My ultimate goal is to accomplish my daily goals in relation to my weekly, monthly and annual goals.  If I can achieve my annual goals completely, then I can reward myself.  Being a frugal person I would probably opt for a steak or sushi dinner.  Those culinary delights make me the happiest.

So what do you want to accomplish?  Break it down to things that you need to do and things that you want to do.  You need to go food shopping, pay bills, do things at work, wash dishes, etc.  You may want to achieve a new goal at the gym, spend an hour of the week volunteering, treat yourself to a movie, or save a particular amount of money in a savings account.  These are all valid things to add to your daily list.

Your weekly, monthly and annual list follow the same precepts.  Look at where you are at the moment and chart a path to where you want to be.

Maybe you’ve had a difficult time finding motivation to do something such as working out, going for a walk, or some other task that you would like to perform, but just can’t seem to get around to do it.  Making it part of a list makes the feat more tangible because now you see it on a piece of paper.  In order for you to get to your goal at the end of the day you have to do it so you can check it off.

When you check things off your list you are not just checking of things to do.  They are goals.  They are accomplishments.  They are actions that you take in order to celebrate at the end of the day.  How great would it feel if you could make a list of ten things you want and need to do and get them done by the time dinner time rolls around?  It would feel pretty good.  What if you hit that mark every day for a week?  How about a month?  How would that make you feel?  It would feel pretty amazing to me.  I’m sure it would be just as amazing to you!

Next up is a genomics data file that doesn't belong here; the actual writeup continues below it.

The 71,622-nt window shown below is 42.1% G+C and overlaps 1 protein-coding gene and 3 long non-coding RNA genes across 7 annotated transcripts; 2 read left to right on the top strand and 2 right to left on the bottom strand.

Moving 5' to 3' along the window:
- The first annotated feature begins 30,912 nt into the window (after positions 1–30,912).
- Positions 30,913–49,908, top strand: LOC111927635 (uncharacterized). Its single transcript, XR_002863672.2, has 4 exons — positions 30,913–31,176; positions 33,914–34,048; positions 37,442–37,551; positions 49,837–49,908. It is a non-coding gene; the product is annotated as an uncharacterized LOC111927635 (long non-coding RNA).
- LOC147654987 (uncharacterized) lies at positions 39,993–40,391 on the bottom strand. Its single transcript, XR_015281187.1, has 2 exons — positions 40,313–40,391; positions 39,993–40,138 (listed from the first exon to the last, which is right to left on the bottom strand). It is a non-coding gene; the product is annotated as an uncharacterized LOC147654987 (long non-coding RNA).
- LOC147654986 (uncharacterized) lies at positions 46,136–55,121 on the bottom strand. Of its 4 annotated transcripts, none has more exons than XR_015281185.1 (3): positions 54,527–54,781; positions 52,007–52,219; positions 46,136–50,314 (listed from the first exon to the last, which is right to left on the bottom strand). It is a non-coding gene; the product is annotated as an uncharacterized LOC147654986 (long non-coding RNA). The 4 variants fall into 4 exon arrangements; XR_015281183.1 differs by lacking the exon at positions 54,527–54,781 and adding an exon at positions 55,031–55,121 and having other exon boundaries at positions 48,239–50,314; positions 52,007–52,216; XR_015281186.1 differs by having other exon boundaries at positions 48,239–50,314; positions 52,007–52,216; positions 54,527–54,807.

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I mentioned to put the list on a piece of paper.  I prefer paper because, again, you can hold it in your hands.  I would suggest to go out and get a notebook.  I wouldn’t suggest getting the ones with the spiral spine.  They get crushed and warped and they can eventually make turning your pages oddly difficult, especially if you’re stuffing it in a bag or briefcase.

I also prefer notebooks because if you record your list in an app you can close it.  When you do that the app disappears and becomes just another icon amongst many on your phone.  This makes it hard for you to remember to look at your list during the day.  You’ll forget that you made the list until you go home and realize you didn’t check on your progress.  Your day is shot because you’ve accomplished just a fraction of what could have been done.

Another benefit to writing your list down in a notebook is that you can see the progress you’ve made instantly.  You can turn pages to go back and see what you’ve accomplished and how far you’ve gotten with your goals.  You can also make notes in the margins, scribble anecdotes, even add things with ease as they come up.  It’s one of the ways to keep motivated to make your days productive.  Seeing is believing and believing in yourself as you cross things off your list is awesome!

So get out there and make your list.  Make a few.  Write down your goals.  Set the pace for a new beginning.  Start off small and expand your list as you go through the days and weeks.  Develop new habits.  Develop new talents.  Bring about the new you as you cross things off.  Tape it somewhere you can see it like my friend did.  Post it to the back of a door or stick it on a mirror.  Just remember to carry it with you throughout the day.

Life is short and time is in limited supply.  Make life more vibrant and create more memorable moments as you track your adventures, both mundane and exciting, with just two simple tools that are literally at your fingertips: a pen and a notebook.  List it to live it.